The start of the school year is usually a very exciting time. Teachers look forward to meeting their new students and starting fresh. Your classroom is decorated. You have your units and lessons planned. You have a feeling of butterflies the night before the first-day of school (no matter how many years you have been teaching).
This year, many schools opened in Louisiana – only to be flooded a few days later by what many are calling a thousand year weather event. No one saw this coming. There was no projected path to look at days in advance. It just seemed like a weekend of thunderstorms and heavy rain.
Thousands of people have lost their homes. A few of our Louisiana people have died.
In the face of a giant disaster such as this, how can the power of art play a role?
I pondered all of this – and do what I love to do – I grabbed a beer and headed out to the shed in my backyard to paint. I didn’t really know what to paint – I had no plan. I turned on some Louisiana music and began to paint.
At some point, the thought of the “Cajun navy” and the image of neighbors helping neighbors took hold. The concept of the Louisiana people, working together to overcome such incredible feats, began to take shape.
There is a special feeling that one gets living here – a sense of defiance and a willingness to fight for home. This is when the piece Louisiana: People Stronger Than Water was born, and when I realized my way to help my fellow teachers in Louisiana begin rebuilding.
Right now, all around our state, people are helping in any way they can. A friend who runs a pet-adoption place is rescuing animals; friends who can help gut houses are driving to do so; there are food drives; there are clothing drives. Every niche imaginable is being filled – because there are so many parts of life that will need to be replaced for the people who have been flooded.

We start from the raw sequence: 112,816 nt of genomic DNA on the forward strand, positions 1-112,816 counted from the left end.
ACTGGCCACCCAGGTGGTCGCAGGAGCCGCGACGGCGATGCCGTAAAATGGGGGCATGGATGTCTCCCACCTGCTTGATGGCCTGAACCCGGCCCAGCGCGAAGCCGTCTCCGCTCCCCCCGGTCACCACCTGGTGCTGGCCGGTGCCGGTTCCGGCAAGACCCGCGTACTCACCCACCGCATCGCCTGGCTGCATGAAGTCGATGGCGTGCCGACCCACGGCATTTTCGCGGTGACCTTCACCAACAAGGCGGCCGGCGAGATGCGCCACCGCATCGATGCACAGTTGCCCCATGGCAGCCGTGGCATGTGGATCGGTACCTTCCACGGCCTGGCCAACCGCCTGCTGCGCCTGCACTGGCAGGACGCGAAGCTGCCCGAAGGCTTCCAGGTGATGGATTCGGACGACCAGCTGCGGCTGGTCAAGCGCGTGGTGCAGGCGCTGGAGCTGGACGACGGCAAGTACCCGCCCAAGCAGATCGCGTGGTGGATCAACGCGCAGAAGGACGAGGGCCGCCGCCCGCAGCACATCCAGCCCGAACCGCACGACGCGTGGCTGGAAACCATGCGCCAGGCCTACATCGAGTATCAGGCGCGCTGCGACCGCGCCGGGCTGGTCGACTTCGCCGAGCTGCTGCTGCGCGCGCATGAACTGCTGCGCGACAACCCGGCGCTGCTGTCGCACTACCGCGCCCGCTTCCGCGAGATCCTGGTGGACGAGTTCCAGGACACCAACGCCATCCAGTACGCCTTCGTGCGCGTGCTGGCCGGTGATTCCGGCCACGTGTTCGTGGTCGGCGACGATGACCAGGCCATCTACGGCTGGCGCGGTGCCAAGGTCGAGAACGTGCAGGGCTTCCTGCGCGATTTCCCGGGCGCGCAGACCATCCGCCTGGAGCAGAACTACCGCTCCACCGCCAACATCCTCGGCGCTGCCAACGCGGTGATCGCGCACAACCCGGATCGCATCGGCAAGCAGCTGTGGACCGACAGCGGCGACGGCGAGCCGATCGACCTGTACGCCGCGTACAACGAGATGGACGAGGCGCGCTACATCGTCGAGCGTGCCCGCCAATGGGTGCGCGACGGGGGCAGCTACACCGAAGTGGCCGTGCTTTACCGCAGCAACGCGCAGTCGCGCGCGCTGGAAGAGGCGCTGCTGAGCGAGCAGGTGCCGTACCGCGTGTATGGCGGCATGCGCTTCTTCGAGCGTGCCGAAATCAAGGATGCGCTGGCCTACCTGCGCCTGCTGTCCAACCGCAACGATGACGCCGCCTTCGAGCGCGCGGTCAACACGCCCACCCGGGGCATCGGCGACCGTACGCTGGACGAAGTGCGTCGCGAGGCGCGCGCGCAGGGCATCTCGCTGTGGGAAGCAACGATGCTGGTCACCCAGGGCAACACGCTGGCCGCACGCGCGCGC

Today, many Louisiana classrooms are underwater. Each year, teachers spend at least $200.00 to $300.00 of their own money towards school supplies for their classroom. Many of these teachers had just purchased their school supplies when disaster hit, destroying countless boxes of tissues, markers, poster board and chalk.
As a teacher myself, I have teamed up with Where Y’Art and A+PEL, the Association of Professional Educators of Louisiana, to help teachers begin rebuilding.
100% of the proceeds from sales of prints and oil paintings of Louisiana: People Stronger Than Water will go directly to teachers whose classrooms have flooded. The teachers will be able to purchase whatever classroom supplies they see fit – which will help bring some normalcy to their lives and the lives of their students. It’s one little part of the bigger whole, but something that can make a nice impact.
A+PEL immediately began reaching out to all Louisiana teachers – regardless of what type of school. So far they have received hundreds of requests from flooded-classroom teachers and expect that number to rise. They are a 501c3 non-profit organization and will work to verify that each claim is authentic to a flooded school by working with principals.
And anyone who wants to use the power of art to help has the following options:
You can purchase a print or an original oil painting. The prints are $35 for a letterpress version, $75 for a fine-art digital print, or $350 for an original painting. 100% of the proceeds go directly to the teachers – and you get some meaningful, social-conscious folk-art for your home or office!
Want to do something extra for an affected classroom?
Another option is to use the power of art to heal – by purchasing and donating a print or a painting to a flooded school. Over the course of the next school-year, I will work with A+PEL to bring artwork into these impacted classrooms – it’s a small gesture that goes a long way. The artwork will make classrooms a little bit more welcoming and beautiful for the students – and also remind them each day that people out there care. I can think of no better message for a young child whose school year got off to a rough start as a result of the catastrophic flooding that hit our state.